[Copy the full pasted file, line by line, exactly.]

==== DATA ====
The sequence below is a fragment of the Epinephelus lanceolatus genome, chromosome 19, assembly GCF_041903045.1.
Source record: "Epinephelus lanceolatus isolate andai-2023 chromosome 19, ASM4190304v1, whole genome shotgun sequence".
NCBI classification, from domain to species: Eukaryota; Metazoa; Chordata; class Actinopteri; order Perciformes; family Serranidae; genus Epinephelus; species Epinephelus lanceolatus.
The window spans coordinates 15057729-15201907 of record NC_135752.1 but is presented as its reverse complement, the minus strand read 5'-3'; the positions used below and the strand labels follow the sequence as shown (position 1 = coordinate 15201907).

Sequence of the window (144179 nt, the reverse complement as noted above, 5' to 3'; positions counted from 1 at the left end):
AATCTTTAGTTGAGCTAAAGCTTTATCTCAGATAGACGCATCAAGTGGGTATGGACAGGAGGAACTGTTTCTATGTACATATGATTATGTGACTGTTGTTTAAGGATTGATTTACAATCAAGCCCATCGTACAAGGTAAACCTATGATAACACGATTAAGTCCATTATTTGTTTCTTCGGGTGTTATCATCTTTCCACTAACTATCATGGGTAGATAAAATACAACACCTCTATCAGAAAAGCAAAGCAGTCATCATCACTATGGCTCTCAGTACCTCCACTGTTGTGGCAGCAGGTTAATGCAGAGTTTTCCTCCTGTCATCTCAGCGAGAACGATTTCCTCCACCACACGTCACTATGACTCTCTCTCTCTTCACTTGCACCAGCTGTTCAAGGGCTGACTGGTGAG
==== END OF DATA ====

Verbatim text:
The sequence below is a fragment of the Epinephelus lanceolatus genome, chromosome 19, assembly GCF_041903045.1.
Source record: "Epinephelus lanceolatus isolate andai-2023 chromosome 19, ASM4190304v1, whole genome shotgun sequence".
NCBI classification, from domain to species: Eukaryota; Metazoa; Chordata; class Actinopteri; order Perciformes; family Serranidae; genus Epinephelus; species Epinephelus lanceolatus.
The window spans coordinates 15057729-15201907 of record NC_135752.1 but is presented as its reverse complement, the minus strand read 5'-3'; the positions used below and the strand labels follow the sequence as shown (position 1 = coordinate 15201907).

Sequence of the window (144179 nt, the reverse complement as noted above, 5' to 3'; positions counted from 1 at the left end):
AATCTTTAGTTGAGCTAAAGCTTTATCTCAGATAGACGCATCAAGTGGGTATGGACAGGAGGAACTGTTTCTATGTACATATGATTATGTGACTGTTGTTTAAGGATTGATTTACAATCAAGCCCATCGTACAAGGTAAACCTATGATAACACGATTAAGTCCATTATTTGTTTCTTCGGGTGTTATCATCTTTCCACTAACTATCATGGGTAGATAAAATACAACACCTCTATCAGAAAAGCAAAGCAGTCATCATCACTATGGCTCTCAGTACCTCCACTGTTGTGGCAGCAGGTTAATGCAGAGTTTTCCTCCTGTCATCTCAGCGAGAACGATTTCCTCCACCACACGTCACTATGACTCTCTCTCTCTTCACTTGCACCAGCTGTTCAAGGGCTGACTGGTGAG